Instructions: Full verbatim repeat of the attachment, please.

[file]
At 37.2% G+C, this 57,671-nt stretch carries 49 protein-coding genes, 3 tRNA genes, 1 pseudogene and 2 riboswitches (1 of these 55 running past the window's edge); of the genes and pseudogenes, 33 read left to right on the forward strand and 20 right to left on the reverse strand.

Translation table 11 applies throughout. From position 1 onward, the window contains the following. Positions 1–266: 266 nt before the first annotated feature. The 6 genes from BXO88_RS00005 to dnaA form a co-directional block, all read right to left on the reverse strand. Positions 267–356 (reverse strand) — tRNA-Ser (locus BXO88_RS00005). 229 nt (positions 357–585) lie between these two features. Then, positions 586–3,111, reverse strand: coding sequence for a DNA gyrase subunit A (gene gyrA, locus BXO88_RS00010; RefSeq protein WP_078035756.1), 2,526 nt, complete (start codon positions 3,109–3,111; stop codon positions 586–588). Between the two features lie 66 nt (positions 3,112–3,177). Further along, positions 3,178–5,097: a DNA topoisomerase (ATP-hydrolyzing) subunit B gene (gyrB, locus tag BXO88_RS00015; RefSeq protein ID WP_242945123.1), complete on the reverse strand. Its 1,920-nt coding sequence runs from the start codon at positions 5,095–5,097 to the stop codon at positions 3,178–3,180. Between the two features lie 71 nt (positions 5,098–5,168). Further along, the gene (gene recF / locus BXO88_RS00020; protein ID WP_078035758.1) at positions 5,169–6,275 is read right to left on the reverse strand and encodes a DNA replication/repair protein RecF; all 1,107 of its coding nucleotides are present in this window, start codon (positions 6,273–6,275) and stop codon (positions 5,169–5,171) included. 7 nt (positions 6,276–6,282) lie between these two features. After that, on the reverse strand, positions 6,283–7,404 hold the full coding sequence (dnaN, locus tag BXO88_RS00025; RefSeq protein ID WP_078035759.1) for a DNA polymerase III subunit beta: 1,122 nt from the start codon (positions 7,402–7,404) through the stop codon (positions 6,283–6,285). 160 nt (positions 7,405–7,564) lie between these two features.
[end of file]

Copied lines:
At 37.2% G+C, this 57,671-nt stretch carries 49 protein-coding genes, 3 tRNA genes, 1 pseudogene and 2 riboswitches (1 of these 55 running past the window's edge); of the genes and pseudogenes, 33 read left to right on the forward strand and 20 right to left on the reverse strand.

Translation table 11 applies throughout. From position 1 onward, the window contains the following. Positions 1–266: 266 nt before the first annotated feature. The 6 genes from BXO88_RS00005 to dnaA form a co-directional block, all read right to left on the reverse strand. Positions 267–356 (reverse strand) — tRNA-Ser (locus BXO88_RS00005). 229 nt (positions 357–585) lie between these two features. Then, positions 586–3,111, reverse strand: coding sequence for a DNA gyrase subunit A (gene gyrA, locus BXO88_RS00010; RefSeq protein WP_078035756.1), 2,526 nt, complete (start codon positions 3,109–3,111; stop codon positions 586–588). Between the two features lie 66 nt (positions 3,112–3,177). Further along, positions 3,178–5,097: a DNA topoisomerase (ATP-hydrolyzing) subunit B gene (gyrB, locus tag BXO88_RS00015; RefSeq protein ID WP_242945123.1), complete on the reverse strand. Its 1,920-nt coding sequence runs from the start codon at positions 5,095–5,097 to the stop codon at positions 3,178–3,180. Between the two features lie 71 nt (positions 5,098–5,168). Further along, the gene (gene recF / locus BXO88_RS00020; protein ID WP_078035758.1) at positions 5,169–6,275 is read right to left on the reverse strand and encodes a DNA replication/repair protein RecF; all 1,107 of its coding nucleotides are present in this window, start codon (positions 6,273–6,275) and stop codon (positions 5,169–5,171) included. 7 nt (positions 6,276–6,282) lie between these two features. After that, on the reverse strand, positions 6,283–7,404 hold the full coding sequence (dnaN, locus tag BXO88_RS00025; RefSeq protein ID WP_078035759.1) for a DNA polymerase III subunit beta: 1,122 nt from the start codon (positions 7,402–7,404) through the stop codon (positions 6,283–6,285). 160 nt (positions 7,405–7,564) lie between these two features.